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Text me before you call

I missed a call from my friend P the other day and didn't think of calling him back even when I got out of the shower.

He would call again or text me if it was urgent, I reasoned as I prepared to head out.

True enough, my phone soon lit up with a WhatsApp message from him: "Call me when you are free."

I rolled my eyes. Why didn't he just say why he was looking for me if he was going to type a message anyway?

I've known P for more than 15 years. While we still meet for lunch occasionally to trade jokes, barbs and gossip, we rely mainly on instant messaging to do the same these days.

"Auntie," he mocked in his usual droll way when I finally called him back. "Phone calls are meant to be answered. If you don't want to receive calls, get a pager."


ST ILLUSTRATION: MIEL

We then spent the next few minutes debating the modern communication dilemma: Should you text before calling someone?

Ringing someone has become a curious two-step process. Instead of dialling a number directly, it is now a common practice to preface the call with a message along the lines of: Can I call you now?

"What a stupid waste of time," griped P, a Gen Xer who is my age. "We used to just pick up the phone and call. What's with this nonsense?"

"This is what you call being polite," I argued. "The person might not want or be free to take your call."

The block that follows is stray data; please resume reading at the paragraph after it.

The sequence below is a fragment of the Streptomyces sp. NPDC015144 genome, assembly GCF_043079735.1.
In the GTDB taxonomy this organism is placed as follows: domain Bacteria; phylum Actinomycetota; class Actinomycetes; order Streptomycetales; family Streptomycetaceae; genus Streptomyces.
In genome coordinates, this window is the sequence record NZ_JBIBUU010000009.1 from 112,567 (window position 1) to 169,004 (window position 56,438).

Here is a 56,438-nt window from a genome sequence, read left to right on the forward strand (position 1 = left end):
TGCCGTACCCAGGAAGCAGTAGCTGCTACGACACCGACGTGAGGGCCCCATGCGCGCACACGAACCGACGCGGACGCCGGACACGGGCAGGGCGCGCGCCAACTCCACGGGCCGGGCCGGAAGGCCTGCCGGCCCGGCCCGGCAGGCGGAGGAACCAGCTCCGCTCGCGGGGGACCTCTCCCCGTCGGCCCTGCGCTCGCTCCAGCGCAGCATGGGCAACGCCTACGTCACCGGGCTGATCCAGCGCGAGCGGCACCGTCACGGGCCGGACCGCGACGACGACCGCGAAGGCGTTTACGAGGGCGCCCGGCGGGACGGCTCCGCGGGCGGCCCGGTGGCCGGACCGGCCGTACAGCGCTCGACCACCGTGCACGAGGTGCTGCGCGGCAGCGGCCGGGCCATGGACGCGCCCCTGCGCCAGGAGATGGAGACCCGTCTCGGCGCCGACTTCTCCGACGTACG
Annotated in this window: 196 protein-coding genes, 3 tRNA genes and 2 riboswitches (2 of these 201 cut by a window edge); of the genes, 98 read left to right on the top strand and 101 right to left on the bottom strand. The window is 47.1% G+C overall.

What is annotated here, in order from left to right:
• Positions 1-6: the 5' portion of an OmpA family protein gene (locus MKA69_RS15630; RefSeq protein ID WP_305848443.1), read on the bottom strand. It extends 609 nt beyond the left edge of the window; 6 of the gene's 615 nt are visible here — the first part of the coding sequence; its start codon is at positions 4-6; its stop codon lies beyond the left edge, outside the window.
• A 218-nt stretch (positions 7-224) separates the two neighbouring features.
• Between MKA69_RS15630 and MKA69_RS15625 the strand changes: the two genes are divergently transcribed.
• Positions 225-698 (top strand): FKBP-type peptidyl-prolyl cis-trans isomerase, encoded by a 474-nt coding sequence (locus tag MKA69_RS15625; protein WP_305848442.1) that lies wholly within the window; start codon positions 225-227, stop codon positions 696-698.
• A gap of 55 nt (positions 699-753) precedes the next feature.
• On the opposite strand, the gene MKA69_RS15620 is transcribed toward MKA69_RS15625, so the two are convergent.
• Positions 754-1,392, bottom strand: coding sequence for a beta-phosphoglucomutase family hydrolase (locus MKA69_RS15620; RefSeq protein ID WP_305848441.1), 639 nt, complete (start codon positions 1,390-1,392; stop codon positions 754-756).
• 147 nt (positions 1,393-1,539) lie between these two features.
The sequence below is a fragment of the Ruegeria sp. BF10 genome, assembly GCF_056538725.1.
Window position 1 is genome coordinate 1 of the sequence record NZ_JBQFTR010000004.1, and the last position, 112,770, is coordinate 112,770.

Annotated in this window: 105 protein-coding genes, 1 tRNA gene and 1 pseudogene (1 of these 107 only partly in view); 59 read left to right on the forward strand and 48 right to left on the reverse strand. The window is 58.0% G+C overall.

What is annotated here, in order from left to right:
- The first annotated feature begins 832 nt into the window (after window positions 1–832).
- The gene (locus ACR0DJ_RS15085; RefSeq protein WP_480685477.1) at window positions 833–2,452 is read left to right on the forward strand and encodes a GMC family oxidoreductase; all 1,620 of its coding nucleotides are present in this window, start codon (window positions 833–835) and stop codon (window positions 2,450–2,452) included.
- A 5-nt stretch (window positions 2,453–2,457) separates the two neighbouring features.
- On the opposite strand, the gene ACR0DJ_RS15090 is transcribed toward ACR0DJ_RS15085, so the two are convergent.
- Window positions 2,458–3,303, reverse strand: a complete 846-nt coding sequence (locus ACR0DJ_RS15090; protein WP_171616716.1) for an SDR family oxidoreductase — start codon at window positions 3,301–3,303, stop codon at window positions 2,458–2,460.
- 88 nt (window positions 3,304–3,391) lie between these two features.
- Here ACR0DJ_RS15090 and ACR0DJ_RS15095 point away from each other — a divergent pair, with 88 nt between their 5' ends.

I know because I'm often that person.

There aren't many people whose calls I would accept with no qualms or hesitation these days.

If you are not related to me, have not grabbed at least a coffee with me in the past year or have nothing to do with my work or my kids, chances are, I won't be in a hurry to pick up the phone.

As it is, I rarely answer calls from numbers I don't recognise unless I'm expecting to hear from a service provider or work contact. And I most certainly will ignore calls with an overseas number or no caller ID, having read so much about phone scams.

Most of the time, I miss calls because I am driving or have left my phone to charge (really). But yes, there are times when I'm just not in the mood to engage with someone or decide if I will accede to a request from some guy who's more than an acquaintance but not quite a friend.

For aren't phone calls largely functional these days? We are likely to call only when we want something fast - a service, a favour or to get or give information.

The recreational value of a phone conversation has plunged in today's time-pressed, task- oriented world.

When was the last time you called someone out of the blue just to shoot the breeze?

Such an act demands that you both drop whatever you are doing and engage at the same time, a quaint or even rude concept in this digital age if you aren't a courting couple or checking in with loved ones.

A phone call, once something we made or took without a second thought, is now either fraught with urgency or, as Slate magazine put it in a column last month, a claim of intimacy.